Translated from Spanish by Robin Meyers
Once upon a time there was a world in which cells dreamed only of becoming cells and this dream flowed along in vernacular tongues:
then we started a race to discover combustion to fabricate magnitudes in the language of empire that the idea of empire itself imposed: sometimes it seems we lost we broke we acquiesced to cages, zoos, botanic gardens:
offices locomotive vehicles rapid altius fortius:
although, in the vacant lot next door: life bustles on and I grow sappy and simplistic: I like to think that if I make a tree grow we’ll be able to talk and listen to each other like this: shared breath, parallel perspectives: a wolf, a crab: mauve anemones: courage and an embrace in an album of the shapes of the leaves once clutched by hands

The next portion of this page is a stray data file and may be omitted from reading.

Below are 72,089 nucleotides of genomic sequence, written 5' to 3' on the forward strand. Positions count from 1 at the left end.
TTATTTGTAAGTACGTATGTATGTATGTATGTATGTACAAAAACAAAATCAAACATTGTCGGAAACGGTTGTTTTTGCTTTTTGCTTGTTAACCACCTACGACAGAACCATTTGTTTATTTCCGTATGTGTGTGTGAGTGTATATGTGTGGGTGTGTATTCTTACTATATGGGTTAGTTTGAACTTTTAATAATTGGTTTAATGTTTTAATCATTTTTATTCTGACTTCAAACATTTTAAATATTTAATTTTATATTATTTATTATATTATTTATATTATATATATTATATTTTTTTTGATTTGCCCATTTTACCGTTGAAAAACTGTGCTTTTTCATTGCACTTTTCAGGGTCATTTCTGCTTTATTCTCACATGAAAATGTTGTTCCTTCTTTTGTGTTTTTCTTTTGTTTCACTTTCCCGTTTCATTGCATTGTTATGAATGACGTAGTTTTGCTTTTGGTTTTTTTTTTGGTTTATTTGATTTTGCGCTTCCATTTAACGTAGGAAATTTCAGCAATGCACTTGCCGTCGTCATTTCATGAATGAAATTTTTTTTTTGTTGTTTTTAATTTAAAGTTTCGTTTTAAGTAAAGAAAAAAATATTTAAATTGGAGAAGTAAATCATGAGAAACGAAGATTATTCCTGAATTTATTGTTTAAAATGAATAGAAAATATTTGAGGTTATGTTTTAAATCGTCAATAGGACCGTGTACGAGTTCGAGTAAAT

sluices and dams across the language of empire: with its magnitude and measurements:
although you find yourself in the same city nine kilometers and one meter away a 20-minute drive with no traffic you’re still farther than the sequoia that the woman couldn’t save than the woods being felled at this very moment or the spring patrolled this very afternoon by people with guns: I’m going to plant a tree.
I’m speaking here in what I’ve got because breathing with you is a breath-producing transformation.
Encouragement is a whole warm form of resistance. Becoming a cell that dreams of becoming cells.